Suspect he meant 0.0001" per foot or some similar archaic measure. That would be more like 1.72 arc second. There's a DigiPas inclinometer that claims 0.2 arc second resolution, and 2.0 arc second seems to be available from several sources.
Assuming you mean ~.0001 in/ 10in (roughly 2 arcseconds), this is comfortably within the territory of standard electronic levels using galvanometers or LVDTs. If you want new, Talylor Hobson and Tesa/Wyler both make quality options (though they aren't cheap). Search Talyvel and Niveltronic, eg:
Taylor Hobson Precision Clinometers and Talyvel electronic levels used for precision angle and level measurement. Key application is flatness of surface plates and granite tables
If you're open to used, Federal also made some good electronic levels, and of course you can save $ buying an older generation Talyvel. I have an early Talyvel that would meet your spec and was ~$500 used, if I remember correctly.
I have a friend get the DigiPas level mentioned above. He used it for roughing in CNC machine level before finalizing with bubble levels. He wasn't smitten with it, but being able to read the level using his smartphone really saved a lot of climbing around the machine.
FWIW when Okuma had factory techs level a large VTL at my work, they used spirit levels. I offered some electronic levels to help them and they said the factory requires that they only use bubble levels for machine setup.
There aren’t many jobs that require a level that is in the 0.0001” in 12“ bracket. I had a 0.0001” in 10” spirit level and I sold it. For general shop use it took too long to settle. Having said that an electronic level will give you an instant reading. I found a 0.0005” in 10” level was plenty good enough for most machine tools.
The 0.02mm/mtr are commen in metric land You can read 0.01/mtr or better if you buy one with a long bubble You are really sure you want more as double the accuracy ??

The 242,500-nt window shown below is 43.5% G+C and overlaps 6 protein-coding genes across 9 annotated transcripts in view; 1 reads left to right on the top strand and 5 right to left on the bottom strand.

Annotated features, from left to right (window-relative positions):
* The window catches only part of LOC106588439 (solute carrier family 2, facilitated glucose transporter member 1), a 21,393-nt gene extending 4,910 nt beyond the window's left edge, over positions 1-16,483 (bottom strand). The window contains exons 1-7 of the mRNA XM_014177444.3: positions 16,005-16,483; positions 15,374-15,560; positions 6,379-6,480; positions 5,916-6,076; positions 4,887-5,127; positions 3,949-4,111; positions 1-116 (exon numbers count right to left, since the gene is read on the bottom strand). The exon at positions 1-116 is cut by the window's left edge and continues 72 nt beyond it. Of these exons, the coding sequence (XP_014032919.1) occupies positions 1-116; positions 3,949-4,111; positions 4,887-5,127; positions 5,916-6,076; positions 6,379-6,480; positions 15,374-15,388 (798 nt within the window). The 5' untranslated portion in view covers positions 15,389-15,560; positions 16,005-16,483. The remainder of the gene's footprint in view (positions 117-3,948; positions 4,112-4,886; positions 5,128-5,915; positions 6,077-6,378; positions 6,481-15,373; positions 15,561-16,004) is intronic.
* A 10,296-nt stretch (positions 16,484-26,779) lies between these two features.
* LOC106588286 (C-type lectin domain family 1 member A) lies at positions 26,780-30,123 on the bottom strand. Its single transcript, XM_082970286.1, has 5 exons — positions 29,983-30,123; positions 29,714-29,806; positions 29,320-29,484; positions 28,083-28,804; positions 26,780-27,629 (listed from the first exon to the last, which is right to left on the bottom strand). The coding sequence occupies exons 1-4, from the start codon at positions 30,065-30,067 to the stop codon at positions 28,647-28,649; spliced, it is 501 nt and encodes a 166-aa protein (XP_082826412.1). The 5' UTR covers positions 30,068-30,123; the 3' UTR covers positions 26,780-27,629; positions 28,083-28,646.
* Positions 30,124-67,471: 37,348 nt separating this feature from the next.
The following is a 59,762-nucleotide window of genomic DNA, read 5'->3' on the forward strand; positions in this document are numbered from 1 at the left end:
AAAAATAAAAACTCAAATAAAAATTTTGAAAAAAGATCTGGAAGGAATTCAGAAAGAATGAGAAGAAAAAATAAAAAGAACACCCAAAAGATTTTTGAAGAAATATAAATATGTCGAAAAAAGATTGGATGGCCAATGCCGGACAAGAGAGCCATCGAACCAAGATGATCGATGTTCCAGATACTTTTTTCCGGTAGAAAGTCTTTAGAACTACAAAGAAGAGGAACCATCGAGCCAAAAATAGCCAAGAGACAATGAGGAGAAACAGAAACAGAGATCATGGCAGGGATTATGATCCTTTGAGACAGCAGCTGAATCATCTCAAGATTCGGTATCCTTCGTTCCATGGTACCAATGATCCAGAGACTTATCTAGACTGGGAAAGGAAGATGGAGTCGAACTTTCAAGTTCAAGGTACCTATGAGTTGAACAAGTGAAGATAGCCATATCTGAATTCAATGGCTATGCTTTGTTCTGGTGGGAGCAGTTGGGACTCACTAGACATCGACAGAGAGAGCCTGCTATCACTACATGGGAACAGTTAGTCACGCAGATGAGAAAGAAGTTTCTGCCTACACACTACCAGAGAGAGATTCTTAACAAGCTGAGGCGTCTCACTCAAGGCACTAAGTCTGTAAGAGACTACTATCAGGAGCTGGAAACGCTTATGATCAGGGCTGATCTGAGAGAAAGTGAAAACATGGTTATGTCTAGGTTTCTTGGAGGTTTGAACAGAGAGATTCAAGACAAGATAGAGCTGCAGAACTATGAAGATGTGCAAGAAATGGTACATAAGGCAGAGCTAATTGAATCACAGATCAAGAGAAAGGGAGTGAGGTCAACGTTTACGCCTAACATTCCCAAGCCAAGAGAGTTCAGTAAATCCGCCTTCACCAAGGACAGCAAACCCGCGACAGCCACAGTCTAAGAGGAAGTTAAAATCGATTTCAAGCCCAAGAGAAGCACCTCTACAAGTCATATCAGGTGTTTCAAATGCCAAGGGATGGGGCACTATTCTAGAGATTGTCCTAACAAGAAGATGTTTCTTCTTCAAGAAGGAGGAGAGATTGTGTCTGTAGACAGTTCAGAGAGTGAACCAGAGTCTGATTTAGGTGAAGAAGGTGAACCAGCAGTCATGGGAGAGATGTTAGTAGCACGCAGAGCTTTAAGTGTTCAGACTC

Don`t leave any smell on your hands when you clean surfaces then
I have used one of the old Federal levels. It had two read heads, and could be used as a differential level. It also had different levels of resolution, so you could set the level of discrimination desirable. At the highest resolution, it is common to detect floor movement.
Your requirement of 0.0001" in 12" corresponds to 8.3 parts per million. For comparison, one arcsecond is 4.8 parts per million. So your requirement corresponds to an angular precision of 1.7 arcseconds.
One way to get that reliably is via Talyvel electronic levels. The Talyvel 1 and 2 typically go down to about 0.5 arcseconds of resolution and similar accuracy. The Talyvel 3/4/5 have a resolution of 0.1 arcseconds and accuracy of 0.2 arcseconds +/- 2%. A search on this forum with "Talyvel" as the subject will get quite a bit of additional information.
During the past few years I have reconditioned and sold several Talyvel 4 electronic levels - I'll have another one for sale in the coming months. That is a differential level with two heads, which is extremely useful if you need to evaluate the straightness or flatness of a surface (example: a surface plate) which shifts as you move around. Please drop me a note if you are interested.
Apologies for the slow reply, I just saw your PM and will respond shortly.
I have never worked with a Talyvel 6, so can't answer your question with any confidence. But from looking at sales literature it appears that they have taken the mechanical mechanism of the heads (which is identical for all Talyvel models) and grafted a small electronics module onto the top. This probably contains an IC with a differential inductance (LVDT) to digital output, and a bluetooth module for communications. The remainder of the signal processing and data reduction is done on a laptop which communicates via bluetooth with the head(s).
I do have two heads but plan to sell them as part of a complete set with the Taylvel 4 display unit and cabling. Details in my PM.